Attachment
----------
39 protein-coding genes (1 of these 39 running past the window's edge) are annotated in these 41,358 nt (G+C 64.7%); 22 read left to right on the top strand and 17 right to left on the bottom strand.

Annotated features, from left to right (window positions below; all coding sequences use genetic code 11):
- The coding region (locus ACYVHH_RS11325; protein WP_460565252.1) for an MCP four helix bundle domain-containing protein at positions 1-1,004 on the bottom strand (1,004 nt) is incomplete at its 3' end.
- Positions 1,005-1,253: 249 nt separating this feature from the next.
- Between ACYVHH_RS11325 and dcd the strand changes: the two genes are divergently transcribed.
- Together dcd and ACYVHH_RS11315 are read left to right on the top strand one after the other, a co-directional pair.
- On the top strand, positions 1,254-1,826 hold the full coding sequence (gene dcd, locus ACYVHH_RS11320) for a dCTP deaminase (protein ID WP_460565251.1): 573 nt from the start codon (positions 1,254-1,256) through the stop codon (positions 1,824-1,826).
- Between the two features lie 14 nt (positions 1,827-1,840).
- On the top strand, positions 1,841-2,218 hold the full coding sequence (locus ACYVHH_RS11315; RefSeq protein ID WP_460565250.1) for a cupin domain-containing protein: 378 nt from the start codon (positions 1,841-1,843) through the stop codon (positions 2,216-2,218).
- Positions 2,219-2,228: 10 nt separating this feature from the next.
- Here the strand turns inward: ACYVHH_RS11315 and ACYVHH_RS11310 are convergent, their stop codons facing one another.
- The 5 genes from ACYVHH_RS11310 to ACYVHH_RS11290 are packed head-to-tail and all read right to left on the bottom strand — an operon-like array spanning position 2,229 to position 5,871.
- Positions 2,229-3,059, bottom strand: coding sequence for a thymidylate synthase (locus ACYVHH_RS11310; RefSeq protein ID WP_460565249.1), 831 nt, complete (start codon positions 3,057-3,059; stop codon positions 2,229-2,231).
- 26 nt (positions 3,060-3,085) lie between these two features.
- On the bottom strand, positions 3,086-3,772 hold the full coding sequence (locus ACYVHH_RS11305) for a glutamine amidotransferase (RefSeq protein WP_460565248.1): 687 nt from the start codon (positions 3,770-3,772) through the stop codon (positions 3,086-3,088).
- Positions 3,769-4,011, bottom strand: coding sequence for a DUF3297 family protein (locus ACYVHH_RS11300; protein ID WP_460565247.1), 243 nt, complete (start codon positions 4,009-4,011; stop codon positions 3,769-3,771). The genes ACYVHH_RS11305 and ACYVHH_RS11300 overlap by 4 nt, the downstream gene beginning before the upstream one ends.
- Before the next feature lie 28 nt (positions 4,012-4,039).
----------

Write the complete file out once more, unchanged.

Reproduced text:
39 protein-coding genes (1 of these 39 running past the window's edge) are annotated in these 41,358 nt (G+C 64.7%); 22 read left to right on the top strand and 17 right to left on the bottom strand.

Annotated features, from left to right (window positions below; all coding sequences use genetic code 11):
- The coding region (locus ACYVHH_RS11325; protein WP_460565252.1) for an MCP four helix bundle domain-containing protein at positions 1-1,004 on the bottom strand (1,004 nt) is incomplete at its 3' end.
- Positions 1,005-1,253: 249 nt separating this feature from the next.
- Between ACYVHH_RS11325 and dcd the strand changes: the two genes are divergently transcribed.
- Together dcd and ACYVHH_RS11315 are read left to right on the top strand one after the other, a co-directional pair.
- On the top strand, positions 1,254-1,826 hold the full coding sequence (gene dcd, locus ACYVHH_RS11320) for a dCTP deaminase (protein ID WP_460565251.1): 573 nt from the start codon (positions 1,254-1,256) through the stop codon (positions 1,824-1,826).
- Between the two features lie 14 nt (positions 1,827-1,840).
- On the top strand, positions 1,841-2,218 hold the full coding sequence (locus ACYVHH_RS11315; RefSeq protein ID WP_460565250.1) for a cupin domain-containing protein: 378 nt from the start codon (positions 1,841-1,843) through the stop codon (positions 2,216-2,218).
- Positions 2,219-2,228: 10 nt separating this feature from the next.
- Here the strand turns inward: ACYVHH_RS11315 and ACYVHH_RS11310 are convergent, their stop codons facing one another.
- The 5 genes from ACYVHH_RS11310 to ACYVHH_RS11290 are packed head-to-tail and all read right to left on the bottom strand — an operon-like array spanning position 2,229 to position 5,871.
- Positions 2,229-3,059, bottom strand: coding sequence for a thymidylate synthase (locus ACYVHH_RS11310; RefSeq protein ID WP_460565249.1), 831 nt, complete (start codon positions 3,057-3,059; stop codon positions 2,229-2,231).
- 26 nt (positions 3,060-3,085) lie between these two features.
- On the bottom strand, positions 3,086-3,772 hold the full coding sequence (locus ACYVHH_RS11305) for a glutamine amidotransferase (RefSeq protein WP_460565248.1): 687 nt from the start codon (positions 3,770-3,772) through the stop codon (positions 3,086-3,088).
- Positions 3,769-4,011, bottom strand: coding sequence for a DUF3297 family protein (locus ACYVHH_RS11300; protein ID WP_460565247.1), 243 nt, complete (start codon positions 4,009-4,011; stop codon positions 3,769-3,771). The genes ACYVHH_RS11305 and ACYVHH_RS11300 overlap by 4 nt, the downstream gene beginning before the upstream one ends.
- Before the next feature lie 28 nt (positions 4,012-4,039).